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12 of 14 people found the following review helpful By A Customer on January 20, 2000
Format: Hardcover
ADULTERY, ALCOHOL and other drugs, MUSIC, LITERATURE, DOMESTIC ISOLATION, IN ISOLATED RURAL AREAS (usually NY - NE area) FAILED WRITERS OR OTHER ARTISTS (okay, and academics), and let's not forget SICKNESS--
Every story in this book has these in common -- overly-analytical people, unhappy and internal, trapped in their heads and the domestic situation that they pretend to have chosen.
Sound boring? Could have been and might still be to you, but this Gates feller riffs with so many personas, each dealing with these same issues in similar ways, people going out of control and trying to stay in control, it's a testament to his skill has a writer that Gates keeps us engaged. Reminded me of a jazz musician riffing on a standard (a metaphor that would not be out of place in one of these stories, i'm just warning you) if you could argue that the standard was written by john cheever (please don't say updike).
The slow build, the welter of observational detail that pulls you into these seemingly restrained parlor dramas that are suddenly upset by the tinest details, the capturing of the circular internal dialogues -- all make a captivating read. The old cliche about not being able to put it down--it's true of this book. While the first story sets the tone adequately enough, my favorite stories were Star Baby, Vigil, the Intruder, and Saturn. These felt finished and therefore induced some relief -- the ones that ended ambigously merely felt unfinished, but still left this reader with that sense of unease, claustrophobia, underlying lusts, passions and secrets that haunt the NPR cohort. So did the finished ones, now that I think of it...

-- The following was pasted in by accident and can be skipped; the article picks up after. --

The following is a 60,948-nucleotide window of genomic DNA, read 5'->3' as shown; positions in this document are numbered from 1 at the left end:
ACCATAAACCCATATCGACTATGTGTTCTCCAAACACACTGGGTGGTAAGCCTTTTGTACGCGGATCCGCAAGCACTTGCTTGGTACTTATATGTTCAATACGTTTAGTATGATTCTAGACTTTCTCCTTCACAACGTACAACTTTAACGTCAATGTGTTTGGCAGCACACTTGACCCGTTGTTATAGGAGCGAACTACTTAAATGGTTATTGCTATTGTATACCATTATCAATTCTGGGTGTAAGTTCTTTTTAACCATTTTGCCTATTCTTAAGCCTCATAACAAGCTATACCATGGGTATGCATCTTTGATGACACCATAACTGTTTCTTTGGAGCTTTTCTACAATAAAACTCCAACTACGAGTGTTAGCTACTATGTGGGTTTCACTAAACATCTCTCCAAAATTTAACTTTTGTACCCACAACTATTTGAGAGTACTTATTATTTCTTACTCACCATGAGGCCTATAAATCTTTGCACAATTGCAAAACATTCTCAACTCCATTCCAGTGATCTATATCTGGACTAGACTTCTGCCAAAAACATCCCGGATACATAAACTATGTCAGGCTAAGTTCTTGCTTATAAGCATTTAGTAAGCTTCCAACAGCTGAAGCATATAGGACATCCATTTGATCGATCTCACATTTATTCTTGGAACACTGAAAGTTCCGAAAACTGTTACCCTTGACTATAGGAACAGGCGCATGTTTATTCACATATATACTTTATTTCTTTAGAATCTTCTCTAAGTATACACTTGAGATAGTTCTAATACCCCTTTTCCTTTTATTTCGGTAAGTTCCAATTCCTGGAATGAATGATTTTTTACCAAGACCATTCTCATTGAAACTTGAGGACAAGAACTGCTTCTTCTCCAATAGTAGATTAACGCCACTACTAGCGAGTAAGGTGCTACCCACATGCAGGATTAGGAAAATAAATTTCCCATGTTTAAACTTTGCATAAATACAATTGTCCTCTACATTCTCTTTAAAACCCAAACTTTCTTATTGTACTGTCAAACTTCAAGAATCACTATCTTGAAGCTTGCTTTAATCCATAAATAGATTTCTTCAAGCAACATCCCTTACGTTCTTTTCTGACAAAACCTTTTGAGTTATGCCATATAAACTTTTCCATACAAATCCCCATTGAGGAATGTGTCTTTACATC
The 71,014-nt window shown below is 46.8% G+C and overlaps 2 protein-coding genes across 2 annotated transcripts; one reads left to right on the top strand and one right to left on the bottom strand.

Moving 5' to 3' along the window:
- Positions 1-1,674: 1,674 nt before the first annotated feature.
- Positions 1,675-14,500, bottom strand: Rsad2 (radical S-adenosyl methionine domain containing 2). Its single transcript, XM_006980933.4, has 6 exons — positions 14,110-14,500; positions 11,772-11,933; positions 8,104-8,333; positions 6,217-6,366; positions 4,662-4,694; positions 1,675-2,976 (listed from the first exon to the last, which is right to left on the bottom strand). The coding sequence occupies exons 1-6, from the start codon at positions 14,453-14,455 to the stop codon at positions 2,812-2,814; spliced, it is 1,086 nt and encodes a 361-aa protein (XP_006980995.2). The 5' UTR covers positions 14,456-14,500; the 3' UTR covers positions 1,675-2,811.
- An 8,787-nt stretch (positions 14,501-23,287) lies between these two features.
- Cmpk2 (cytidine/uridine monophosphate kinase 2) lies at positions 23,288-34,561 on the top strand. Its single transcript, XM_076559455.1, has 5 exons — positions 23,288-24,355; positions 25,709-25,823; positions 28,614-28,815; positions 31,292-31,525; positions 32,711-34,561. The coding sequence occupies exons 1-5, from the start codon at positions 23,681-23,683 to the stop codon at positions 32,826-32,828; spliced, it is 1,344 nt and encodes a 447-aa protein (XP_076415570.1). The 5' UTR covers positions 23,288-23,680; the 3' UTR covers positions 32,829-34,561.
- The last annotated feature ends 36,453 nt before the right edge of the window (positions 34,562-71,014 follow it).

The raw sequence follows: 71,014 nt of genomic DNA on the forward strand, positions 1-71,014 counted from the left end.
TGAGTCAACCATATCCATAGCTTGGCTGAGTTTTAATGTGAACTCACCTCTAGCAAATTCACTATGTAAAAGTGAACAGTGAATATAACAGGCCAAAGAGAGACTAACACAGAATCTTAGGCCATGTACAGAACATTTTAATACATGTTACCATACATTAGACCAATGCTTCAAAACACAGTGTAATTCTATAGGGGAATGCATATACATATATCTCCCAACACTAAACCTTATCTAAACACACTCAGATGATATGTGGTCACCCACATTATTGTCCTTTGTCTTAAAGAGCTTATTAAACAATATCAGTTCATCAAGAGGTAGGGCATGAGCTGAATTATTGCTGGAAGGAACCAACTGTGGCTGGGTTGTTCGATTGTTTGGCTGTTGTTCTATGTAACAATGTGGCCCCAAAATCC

My only reservation is less about the book but about the world that Gates has captured: has the intellegentsia in this country all become bergmanites, or is it just that Gates's abilites as a writer allow the uselessly educated, neurotic class in the usa a sheen of sexy tragedy?
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8 of 10 people found the following review helpful By R. Peterson on September 3, 2000
Format: Paperback
David Gates is a staff writer for Newsweek and the author of a couple of best selling novels. He puts together in this collection a series of stories that reflect the kinds of conversations that go on in people's heads when they are at the end of a personally, emotionally somewhat traumatic life experience. We read the pains of women coming to grips with being trapped in bad marriages, men dealing with unfaithful wives, a gay man who is taking care of his addict sister's boy, and in one story at the end, an elderly man who has experienced a stroke and is so alive and coherent internally but not externally. None of these stories is nice, none has a happy ending, there are no characters with whom one identifies - or better put, with whom one might empathize or sympathize. I had the overwhelming feeling that every single one of these protagonists sort of deserved what they had.... or had the means to escape their situation but were trapped by their OWN psychological ropes. It was a collection of stories that I couldn't stop reading, but that each left me unhappy, disconcerted, with sort of a low grade dull headache about the quality of human beings in the country I call home. The characters were, by and large, well-educated, intellectuals, worldly, and living in and around New York (so assumedly they had some greater vision of the world than what might come from less urban parts of the country). I guess the bottom line for me was that the slight depression I felt after finishing this collection did not encouraged me to read either of Gates' novels.